Home > Uncategorized > H. M. Tomlinson: Great offensive. Curse such trite and sounding words

H. M. Tomlinson: Great offensive. Curse such trite and sounding words


Anti-war essays, poems, short stories and literary excerpts

British writers on peace and war

H. M. Tomlinson: Greatest evil is unconscious indifference to war’s obscene blasphemy against life

H. M. Tomlinson: The return of the soldier, of he who was once alive


H. M. Tomlinson
From A Division on the March

I often doubt here the existence of a man who is talking to me. He seems altogether incredible. He might be talking across the Styx; and I am not sure at the moment on which side of that river I stand. Is he on the right side or am I? Which of us has got the place where a daily sun still rises? Yes, it is the living men here who are the uncanny spectres.

I have come in a lonely spot upon a little cross by the wayside, and have been stopped by a familiar name on it. Dead? No. There, right enough, is my veritable friend, as I knew and admired him. He cannot be dead. But those men in muddy clothes who sometimes consort with me round the burning logs on the hearth of an old château at night, I look across the floor at them as across countless ages, and listen to their voices till they sound unintelligibly from a remote and alien past. I do not know what they say to me. I am encompassed by dark and insoluble magic, and have forgotten the Open Sesame, though I try hard to remember it; for these present circumstances and the beings who move in them are of a world unreal and unreasonable.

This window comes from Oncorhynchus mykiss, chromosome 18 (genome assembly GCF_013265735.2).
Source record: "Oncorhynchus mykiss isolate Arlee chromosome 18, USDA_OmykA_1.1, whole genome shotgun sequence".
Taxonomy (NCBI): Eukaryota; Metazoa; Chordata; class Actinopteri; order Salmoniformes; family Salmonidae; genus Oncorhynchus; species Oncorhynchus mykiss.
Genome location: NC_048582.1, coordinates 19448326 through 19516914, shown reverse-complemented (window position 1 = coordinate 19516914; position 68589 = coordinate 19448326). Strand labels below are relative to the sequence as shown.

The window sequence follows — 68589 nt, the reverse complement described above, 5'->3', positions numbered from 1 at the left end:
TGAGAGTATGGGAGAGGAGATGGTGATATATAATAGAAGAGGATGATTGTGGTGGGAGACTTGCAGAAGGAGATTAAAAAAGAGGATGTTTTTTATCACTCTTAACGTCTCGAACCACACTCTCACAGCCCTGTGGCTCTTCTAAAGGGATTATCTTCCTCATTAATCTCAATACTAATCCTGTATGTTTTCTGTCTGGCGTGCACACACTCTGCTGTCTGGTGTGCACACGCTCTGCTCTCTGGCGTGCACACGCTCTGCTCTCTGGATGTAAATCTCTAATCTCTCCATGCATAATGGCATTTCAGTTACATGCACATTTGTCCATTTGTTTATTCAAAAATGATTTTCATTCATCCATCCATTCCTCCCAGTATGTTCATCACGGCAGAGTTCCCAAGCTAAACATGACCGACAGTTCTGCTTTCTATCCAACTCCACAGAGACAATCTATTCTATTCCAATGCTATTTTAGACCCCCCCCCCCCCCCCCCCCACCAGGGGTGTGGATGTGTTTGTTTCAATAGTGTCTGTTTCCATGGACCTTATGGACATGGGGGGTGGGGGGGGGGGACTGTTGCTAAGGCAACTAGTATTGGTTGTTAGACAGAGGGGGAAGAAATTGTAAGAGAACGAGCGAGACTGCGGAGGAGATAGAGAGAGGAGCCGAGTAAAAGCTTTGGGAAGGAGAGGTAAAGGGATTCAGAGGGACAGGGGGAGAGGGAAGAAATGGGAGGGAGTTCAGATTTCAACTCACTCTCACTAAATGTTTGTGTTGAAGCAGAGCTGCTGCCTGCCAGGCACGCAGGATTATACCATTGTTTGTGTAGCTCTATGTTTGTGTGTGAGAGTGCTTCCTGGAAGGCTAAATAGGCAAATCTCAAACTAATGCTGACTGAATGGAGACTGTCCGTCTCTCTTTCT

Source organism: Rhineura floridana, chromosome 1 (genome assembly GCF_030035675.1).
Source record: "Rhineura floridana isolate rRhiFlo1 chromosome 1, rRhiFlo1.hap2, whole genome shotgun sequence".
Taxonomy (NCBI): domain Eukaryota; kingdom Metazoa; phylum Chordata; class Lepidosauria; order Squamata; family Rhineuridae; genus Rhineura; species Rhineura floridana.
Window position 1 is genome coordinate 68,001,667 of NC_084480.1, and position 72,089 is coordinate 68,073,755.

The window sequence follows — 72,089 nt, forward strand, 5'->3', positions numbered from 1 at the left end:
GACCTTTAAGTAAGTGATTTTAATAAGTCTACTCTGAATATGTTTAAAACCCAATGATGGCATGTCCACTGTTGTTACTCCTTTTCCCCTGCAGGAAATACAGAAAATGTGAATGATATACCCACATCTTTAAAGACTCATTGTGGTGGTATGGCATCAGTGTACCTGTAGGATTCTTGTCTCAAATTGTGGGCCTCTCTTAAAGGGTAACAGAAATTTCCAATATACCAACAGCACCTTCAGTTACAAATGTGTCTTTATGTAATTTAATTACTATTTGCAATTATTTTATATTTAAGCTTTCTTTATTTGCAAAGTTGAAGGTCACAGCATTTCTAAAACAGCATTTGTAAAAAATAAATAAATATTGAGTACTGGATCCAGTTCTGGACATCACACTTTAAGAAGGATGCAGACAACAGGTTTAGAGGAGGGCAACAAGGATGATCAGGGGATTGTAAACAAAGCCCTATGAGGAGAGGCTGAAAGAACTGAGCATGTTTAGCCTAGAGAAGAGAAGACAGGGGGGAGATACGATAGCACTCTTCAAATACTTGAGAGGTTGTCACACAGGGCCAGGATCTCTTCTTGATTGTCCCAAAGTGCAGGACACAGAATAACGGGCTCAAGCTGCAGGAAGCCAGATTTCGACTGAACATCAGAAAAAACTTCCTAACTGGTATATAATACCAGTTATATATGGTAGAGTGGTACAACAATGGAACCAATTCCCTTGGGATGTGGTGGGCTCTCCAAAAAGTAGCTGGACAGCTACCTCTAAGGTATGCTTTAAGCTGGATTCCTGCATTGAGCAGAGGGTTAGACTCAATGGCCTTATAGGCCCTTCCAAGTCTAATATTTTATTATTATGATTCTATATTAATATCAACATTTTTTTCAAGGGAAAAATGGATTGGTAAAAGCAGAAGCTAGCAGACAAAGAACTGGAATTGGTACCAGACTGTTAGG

I listen, and hear it again, the darkness throbbing; the badly adjusted horizon of outer night thudding on the earth–the incessant guns of the great war.

Winter 1917


From Holly-Ho!

In the train bound for the leave boat, just before Christmas, the Knight-Errant, who also was returning to the front, re-wrote the well-known hymn of Phillips Brooks for me, to make the time pass. It began:

“Oh little town of Bethlehem,
To thee we give the lie.”

A black smudge of a destroyer followed us over with its eye on us. The main deck was crowded with soldiers – you could not get along there – singing in their lifebelts; at times the chorus, if approved, became a unanimous roar. They didn’t want to be there. They didn’t want to die. They wanted to go home. But they sang with dolorous joy. The chorus died; and we heard again the deep monody of the sea, like the admonitory voice of fate. The battles of the Somme were to come before the next Christmas; though none of us on that boat knew it then. And where is the young officer who went ashore under the electric glare of the base port, singing also, and bearing a Christmas tree?

December, 1916


From Lent, 1918